Academy 1/48 Tomahawk IIb Kit First Look
|Date of Review||June 2011||Manufacturer||Academy|
|Kit Number||12235||Primary Media||Styrene|
|Pros||Easy build, nice details||Cons||See text|
|Skill Level||Basic||MSRP (USD)||$29.00|
In the early days of the Japanese invasion of China, a number of aircraft types distinguished themselves in the service of the Chinese Air Force. Among these were the export Hawk fighters from Curtiss. From the biplane Hawk III and the Hawk 75 (P-36), to the early models of the P-40, these aircraft stood successfully against the numerically superior Japanese.
The P-40B/C evolved from the P-36 Hawk replacing the earlier aircraft's radial engine with a liquid-cooled Allison V1710 producing over 1000 horsepower. While lacking in rate of climb, speed and turning performance, the P-40 was nonetheless a capable fighter when flown by pilots who knew how to use the aircraft's strengths.
One such group of pilots was the All Volunteer Group (AVG), who later became known as the Flying Tigers. General Claire Chennault, who recruited pilots from around the states to serve as mercenaries to defend China from the Japanese, commanded the AVG. When the US entered the war, the AVG was quickly incorporated into the USAAC. The trademark sharkmouths of the AVG P-40s have remained a visual icon in US history, exemplified by the classic John Wayne movie, the Flying Tigers. While iconic for the P-40, the Sharkmouths didn't orignate with the AVG, these came from the RAF Tomahawks (as the early P-40s were dubbed in RAF service) operating out of North Africa.
This latest reissue from Academy is identical to their P-40C Tomahawk kit released five years ago and, in turn, identical to the Hobbycraft P-40 kit released a number of years previously. The kit is molded in light gray plastic and presented on three parts trees plus a single tree of clear parts. The fit of the fuselage halves and wing halves are still spot-on, and the fuselage/wing joint appears to be trouble-free as well.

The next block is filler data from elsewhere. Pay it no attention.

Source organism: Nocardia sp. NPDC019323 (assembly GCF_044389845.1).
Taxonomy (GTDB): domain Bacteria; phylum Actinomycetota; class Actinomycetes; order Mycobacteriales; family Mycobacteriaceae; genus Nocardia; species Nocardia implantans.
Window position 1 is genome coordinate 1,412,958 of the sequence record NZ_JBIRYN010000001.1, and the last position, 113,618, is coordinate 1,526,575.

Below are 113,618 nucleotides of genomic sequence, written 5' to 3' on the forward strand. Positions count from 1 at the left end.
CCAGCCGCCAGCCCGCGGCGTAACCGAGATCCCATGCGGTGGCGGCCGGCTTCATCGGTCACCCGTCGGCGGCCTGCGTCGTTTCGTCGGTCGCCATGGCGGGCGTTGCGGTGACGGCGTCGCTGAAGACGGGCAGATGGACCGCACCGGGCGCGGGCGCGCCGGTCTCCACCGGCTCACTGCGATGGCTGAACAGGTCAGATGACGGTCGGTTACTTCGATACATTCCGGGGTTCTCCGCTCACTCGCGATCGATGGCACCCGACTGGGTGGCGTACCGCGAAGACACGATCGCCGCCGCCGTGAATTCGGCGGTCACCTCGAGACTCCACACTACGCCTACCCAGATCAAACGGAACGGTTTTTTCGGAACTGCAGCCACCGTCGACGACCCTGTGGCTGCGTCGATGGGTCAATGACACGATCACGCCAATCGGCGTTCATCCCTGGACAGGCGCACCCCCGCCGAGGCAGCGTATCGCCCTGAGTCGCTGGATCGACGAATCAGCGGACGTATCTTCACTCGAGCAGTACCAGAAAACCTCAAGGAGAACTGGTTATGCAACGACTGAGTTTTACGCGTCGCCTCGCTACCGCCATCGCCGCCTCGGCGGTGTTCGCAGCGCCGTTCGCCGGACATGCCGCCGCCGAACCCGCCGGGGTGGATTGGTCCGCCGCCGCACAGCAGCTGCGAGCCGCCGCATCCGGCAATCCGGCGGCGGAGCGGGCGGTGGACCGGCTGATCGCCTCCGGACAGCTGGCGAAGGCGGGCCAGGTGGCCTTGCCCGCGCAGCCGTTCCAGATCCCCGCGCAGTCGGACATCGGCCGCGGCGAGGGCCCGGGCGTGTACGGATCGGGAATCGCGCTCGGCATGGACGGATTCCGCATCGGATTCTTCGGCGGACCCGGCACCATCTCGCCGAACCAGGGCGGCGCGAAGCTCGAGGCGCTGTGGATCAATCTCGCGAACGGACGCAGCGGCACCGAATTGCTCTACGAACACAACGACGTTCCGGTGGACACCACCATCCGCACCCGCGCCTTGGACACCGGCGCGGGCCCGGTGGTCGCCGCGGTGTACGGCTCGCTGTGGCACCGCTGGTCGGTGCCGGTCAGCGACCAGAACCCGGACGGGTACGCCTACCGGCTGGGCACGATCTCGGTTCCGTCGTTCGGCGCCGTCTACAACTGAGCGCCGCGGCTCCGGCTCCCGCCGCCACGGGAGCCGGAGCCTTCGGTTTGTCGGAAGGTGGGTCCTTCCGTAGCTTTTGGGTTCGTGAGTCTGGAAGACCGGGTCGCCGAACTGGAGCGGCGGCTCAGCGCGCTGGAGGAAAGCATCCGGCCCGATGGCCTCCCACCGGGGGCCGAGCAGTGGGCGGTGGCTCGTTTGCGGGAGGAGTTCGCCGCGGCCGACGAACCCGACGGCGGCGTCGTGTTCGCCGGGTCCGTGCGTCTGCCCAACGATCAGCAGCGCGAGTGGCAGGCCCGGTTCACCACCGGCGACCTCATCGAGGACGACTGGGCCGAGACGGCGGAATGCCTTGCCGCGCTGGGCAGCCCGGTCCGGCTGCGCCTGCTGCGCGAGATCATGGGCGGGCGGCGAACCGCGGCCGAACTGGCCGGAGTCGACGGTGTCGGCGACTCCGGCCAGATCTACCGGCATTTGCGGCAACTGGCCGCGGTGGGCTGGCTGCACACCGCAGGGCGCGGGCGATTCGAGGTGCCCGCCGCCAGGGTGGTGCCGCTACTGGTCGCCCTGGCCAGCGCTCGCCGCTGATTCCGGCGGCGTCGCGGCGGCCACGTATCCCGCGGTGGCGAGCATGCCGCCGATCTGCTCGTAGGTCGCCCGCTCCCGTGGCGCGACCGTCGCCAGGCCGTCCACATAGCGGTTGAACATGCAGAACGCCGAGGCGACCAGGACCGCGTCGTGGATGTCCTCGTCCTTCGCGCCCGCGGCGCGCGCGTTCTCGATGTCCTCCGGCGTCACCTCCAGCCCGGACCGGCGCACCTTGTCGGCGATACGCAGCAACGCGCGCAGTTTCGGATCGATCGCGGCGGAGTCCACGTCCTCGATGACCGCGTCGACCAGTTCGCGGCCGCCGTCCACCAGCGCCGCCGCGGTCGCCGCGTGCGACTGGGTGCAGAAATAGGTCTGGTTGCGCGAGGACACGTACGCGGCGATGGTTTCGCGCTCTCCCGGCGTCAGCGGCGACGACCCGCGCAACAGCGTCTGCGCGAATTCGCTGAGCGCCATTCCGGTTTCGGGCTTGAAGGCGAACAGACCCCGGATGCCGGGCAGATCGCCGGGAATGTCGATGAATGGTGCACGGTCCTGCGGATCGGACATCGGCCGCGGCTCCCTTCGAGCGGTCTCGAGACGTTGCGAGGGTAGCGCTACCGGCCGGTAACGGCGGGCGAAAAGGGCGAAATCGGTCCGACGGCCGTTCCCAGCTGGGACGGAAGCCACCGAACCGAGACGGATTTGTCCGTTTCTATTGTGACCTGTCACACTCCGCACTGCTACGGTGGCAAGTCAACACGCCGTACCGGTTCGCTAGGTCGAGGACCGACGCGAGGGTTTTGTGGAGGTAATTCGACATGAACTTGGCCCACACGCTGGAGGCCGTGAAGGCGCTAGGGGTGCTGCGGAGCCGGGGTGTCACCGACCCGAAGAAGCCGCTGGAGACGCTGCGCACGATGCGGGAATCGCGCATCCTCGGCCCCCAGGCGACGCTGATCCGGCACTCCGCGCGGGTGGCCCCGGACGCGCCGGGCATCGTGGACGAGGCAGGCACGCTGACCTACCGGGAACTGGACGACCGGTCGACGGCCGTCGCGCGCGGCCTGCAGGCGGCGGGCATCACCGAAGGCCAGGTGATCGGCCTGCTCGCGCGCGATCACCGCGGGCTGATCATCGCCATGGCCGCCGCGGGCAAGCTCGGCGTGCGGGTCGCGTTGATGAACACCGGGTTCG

This kit has a rather sparse cockpit, but this is realy a minor problem. There are a number of aftermarket detal sets that will provide nice details for the cockpit in resin, photo-etch, or both. Remember that the floor of the cockpit will be angled upward to the front as the cockpit floor doubles as the upper surface of the wing. While this detail tends to be an issue with some modelers, you'd be hard-pressed to see what the angle of the floor looks like after the model is assembled. It is a little different when you are sitting in the cockpit of the full-scale aircraft and drop your pen...
Among the features and options in this kit:
- Basic cockpit (usable as-is for most modelers)
- Two types of propellers (only one used in this build)
- Weighted tires
- Positionable canopy
This release has markings for four examples representing aircraft flown by RAF aces over North Africa:
- Tomahawk IIb, AN413, K, 112 Sqn, as flown by P/O Jack Bartle, 1941
- Tomahawk IIb, AK498, LD-C, 250 Sqn, as flown by Flt Lt Clive Caldwell, 1941
- Tomahawk IIb, AK402, GA-F, 112 Sqn, as flown by P/O Neville Duke, 1941
- Tomahawk IIb, AK578, GA-V, 112 Sqn, as flown by P/O Neville Duke, 1942
As you can see in the images, these Cartograf decals are nicely printed and in perfect register.
Whether you're a beginner or an experienced 'AMS' modeler, this kit has the foundation to be a great modeler. Straight out of the box with a nice paint job will be great for the average modeler while the AMS modeler will have some fun adding some aftermarket details and still saving money with this low price. Go watch John Wayne's Flying Tigers again, then grab this kit and add a piece of history to your quarter scale flightline. This kit is recommended to builders of all skill levels.
This kit is definitely recommended!
My sincere thanks to MRC for this review sample!